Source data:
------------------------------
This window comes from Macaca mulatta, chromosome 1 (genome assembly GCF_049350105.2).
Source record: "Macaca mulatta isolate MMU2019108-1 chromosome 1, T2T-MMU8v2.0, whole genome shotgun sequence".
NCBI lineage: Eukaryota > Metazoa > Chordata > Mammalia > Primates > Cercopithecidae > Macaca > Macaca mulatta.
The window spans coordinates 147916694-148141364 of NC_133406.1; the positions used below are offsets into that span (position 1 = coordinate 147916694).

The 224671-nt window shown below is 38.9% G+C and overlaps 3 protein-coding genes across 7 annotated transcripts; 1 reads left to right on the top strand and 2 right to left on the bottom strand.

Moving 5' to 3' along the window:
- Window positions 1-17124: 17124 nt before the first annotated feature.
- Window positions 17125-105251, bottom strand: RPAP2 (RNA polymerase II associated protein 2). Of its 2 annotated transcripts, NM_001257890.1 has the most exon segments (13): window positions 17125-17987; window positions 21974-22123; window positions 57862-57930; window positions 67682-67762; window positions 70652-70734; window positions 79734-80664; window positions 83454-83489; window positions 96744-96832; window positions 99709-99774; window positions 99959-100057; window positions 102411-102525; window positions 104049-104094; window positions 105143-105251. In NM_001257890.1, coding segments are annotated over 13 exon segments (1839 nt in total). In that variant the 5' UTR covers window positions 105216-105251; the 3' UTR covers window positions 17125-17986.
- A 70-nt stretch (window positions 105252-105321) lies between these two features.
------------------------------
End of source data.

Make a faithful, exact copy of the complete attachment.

This window comes from Macaca mulatta, chromosome 1 (genome assembly GCF_049350105.2).
Source record: "Macaca mulatta isolate MMU2019108-1 chromosome 1, T2T-MMU8v2.0, whole genome shotgun sequence".
NCBI lineage: Eukaryota > Metazoa > Chordata > Mammalia > Primates > Cercopithecidae > Macaca > Macaca mulatta.
The window spans coordinates 147916694-148141364 of NC_133406.1; the positions used below are offsets into that span (position 1 = coordinate 147916694).

The 224671-nt window shown below is 38.9% G+C and overlaps 3 protein-coding genes across 7 annotated transcripts; 1 reads left to right on the top strand and 2 right to left on the bottom strand.

Moving 5' to 3' along the window:
- Window positions 1-17124: 17124 nt before the first annotated feature.
- Window positions 17125-105251, bottom strand: RPAP2 (RNA polymerase II associated protein 2). Of its 2 annotated transcripts, NM_001257890.1 has the most exon segments (13): window positions 17125-17987; window positions 21974-22123; window positions 57862-57930; window positions 67682-67762; window positions 70652-70734; window positions 79734-80664; window positions 83454-83489; window positions 96744-96832; window positions 99709-99774; window positions 99959-100057; window positions 102411-102525; window positions 104049-104094; window positions 105143-105251. In NM_001257890.1, coding segments are annotated over 13 exon segments (1839 nt in total). In that variant the 5' UTR covers window positions 105216-105251; the 3' UTR covers window positions 17125-17986.
- A 70-nt stretch (window positions 105252-105321) lies between these two features.